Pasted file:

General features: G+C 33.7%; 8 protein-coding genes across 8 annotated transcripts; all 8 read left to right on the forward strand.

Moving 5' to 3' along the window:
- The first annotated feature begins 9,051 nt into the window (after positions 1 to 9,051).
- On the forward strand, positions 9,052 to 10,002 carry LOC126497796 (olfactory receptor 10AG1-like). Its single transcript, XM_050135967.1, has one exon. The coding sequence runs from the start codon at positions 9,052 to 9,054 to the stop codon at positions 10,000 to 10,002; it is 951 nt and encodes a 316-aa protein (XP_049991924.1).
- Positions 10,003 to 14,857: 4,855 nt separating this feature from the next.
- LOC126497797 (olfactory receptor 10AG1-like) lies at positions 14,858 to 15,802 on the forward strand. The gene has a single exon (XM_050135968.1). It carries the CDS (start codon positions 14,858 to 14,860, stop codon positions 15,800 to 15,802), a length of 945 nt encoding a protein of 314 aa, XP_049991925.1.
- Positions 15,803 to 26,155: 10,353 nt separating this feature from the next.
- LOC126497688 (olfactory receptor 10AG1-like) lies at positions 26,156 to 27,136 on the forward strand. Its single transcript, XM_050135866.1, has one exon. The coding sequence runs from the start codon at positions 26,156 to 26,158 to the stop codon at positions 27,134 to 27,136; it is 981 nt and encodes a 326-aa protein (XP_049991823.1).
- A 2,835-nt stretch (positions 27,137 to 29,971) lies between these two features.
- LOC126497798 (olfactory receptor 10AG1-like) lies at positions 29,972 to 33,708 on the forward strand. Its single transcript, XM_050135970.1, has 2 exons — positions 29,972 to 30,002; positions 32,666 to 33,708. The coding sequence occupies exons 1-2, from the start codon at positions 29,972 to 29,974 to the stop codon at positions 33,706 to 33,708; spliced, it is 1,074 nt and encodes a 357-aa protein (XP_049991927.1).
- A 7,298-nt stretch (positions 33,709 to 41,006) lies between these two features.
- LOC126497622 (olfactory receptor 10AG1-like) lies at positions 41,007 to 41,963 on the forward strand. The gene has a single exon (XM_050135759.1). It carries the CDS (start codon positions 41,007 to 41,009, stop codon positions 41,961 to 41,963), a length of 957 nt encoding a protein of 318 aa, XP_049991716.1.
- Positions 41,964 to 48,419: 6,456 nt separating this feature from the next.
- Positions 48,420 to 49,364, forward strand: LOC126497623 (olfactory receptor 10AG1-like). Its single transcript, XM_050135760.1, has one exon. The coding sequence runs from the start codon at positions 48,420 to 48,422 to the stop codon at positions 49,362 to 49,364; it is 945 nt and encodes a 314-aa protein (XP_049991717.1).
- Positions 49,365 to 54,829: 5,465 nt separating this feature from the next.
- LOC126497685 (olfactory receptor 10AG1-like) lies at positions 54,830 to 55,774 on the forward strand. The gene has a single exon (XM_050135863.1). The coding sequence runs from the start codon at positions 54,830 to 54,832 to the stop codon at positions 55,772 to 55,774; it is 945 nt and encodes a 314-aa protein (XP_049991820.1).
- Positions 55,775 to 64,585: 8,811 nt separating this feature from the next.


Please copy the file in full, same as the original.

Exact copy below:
General features: G+C 33.7%; 8 protein-coding genes across 8 annotated transcripts; all 8 read left to right on the forward strand.

Moving 5' to 3' along the window:
- The first annotated feature begins 9,051 nt into the window (after positions 1 to 9,051).
- On the forward strand, positions 9,052 to 10,002 carry LOC126497796 (olfactory receptor 10AG1-like). Its single transcript, XM_050135967.1, has one exon. The coding sequence runs from the start codon at positions 9,052 to 9,054 to the stop codon at positions 10,000 to 10,002; it is 951 nt and encodes a 316-aa protein (XP_049991924.1).
- Positions 10,003 to 14,857: 4,855 nt separating this feature from the next.
- LOC126497797 (olfactory receptor 10AG1-like) lies at positions 14,858 to 15,802 on the forward strand. The gene has a single exon (XM_050135968.1). It carries the CDS (start codon positions 14,858 to 14,860, stop codon positions 15,800 to 15,802), a length of 945 nt encoding a protein of 314 aa, XP_049991925.1.
- Positions 15,803 to 26,155: 10,353 nt separating this feature from the next.
- LOC126497688 (olfactory receptor 10AG1-like) lies at positions 26,156 to 27,136 on the forward strand. Its single transcript, XM_050135866.1, has one exon. The coding sequence runs from the start codon at positions 26,156 to 26,158 to the stop codon at positions 27,134 to 27,136; it is 981 nt and encodes a 326-aa protein (XP_049991823.1).
- A 2,835-nt stretch (positions 27,137 to 29,971) lies between these two features.
- LOC126497798 (olfactory receptor 10AG1-like) lies at positions 29,972 to 33,708 on the forward strand. Its single transcript, XM_050135970.1, has 2 exons — positions 29,972 to 30,002; positions 32,666 to 33,708. The coding sequence occupies exons 1-2, from the start codon at positions 29,972 to 29,974 to the stop codon at positions 33,706 to 33,708; spliced, it is 1,074 nt and encodes a 357-aa protein (XP_049991927.1).
- A 7,298-nt stretch (positions 33,709 to 41,006) lies between these two features.
- LOC126497622 (olfactory receptor 10AG1-like) lies at positions 41,007 to 41,963 on the forward strand. The gene has a single exon (XM_050135759.1). It carries the CDS (start codon positions 41,007 to 41,009, stop codon positions 41,961 to 41,963), a length of 957 nt encoding a protein of 318 aa, XP_049991716.1.
- Positions 41,964 to 48,419: 6,456 nt separating this feature from the next.
- Positions 48,420 to 49,364, forward strand: LOC126497623 (olfactory receptor 10AG1-like). Its single transcript, XM_050135760.1, has one exon. The coding sequence runs from the start codon at positions 48,420 to 48,422 to the stop codon at positions 49,362 to 49,364; it is 945 nt and encodes a 314-aa protein (XP_049991717.1).
- Positions 49,365 to 54,829: 5,465 nt separating this feature from the next.
- LOC126497685 (olfactory receptor 10AG1-like) lies at positions 54,830 to 55,774 on the forward strand. The gene has a single exon (XM_050135863.1). The coding sequence runs from the start codon at positions 54,830 to 54,832 to the stop codon at positions 55,772 to 55,774; it is 945 nt and encodes a 314-aa protein (XP_049991820.1).
- Positions 55,775 to 64,585: 8,811 nt separating this feature from the next.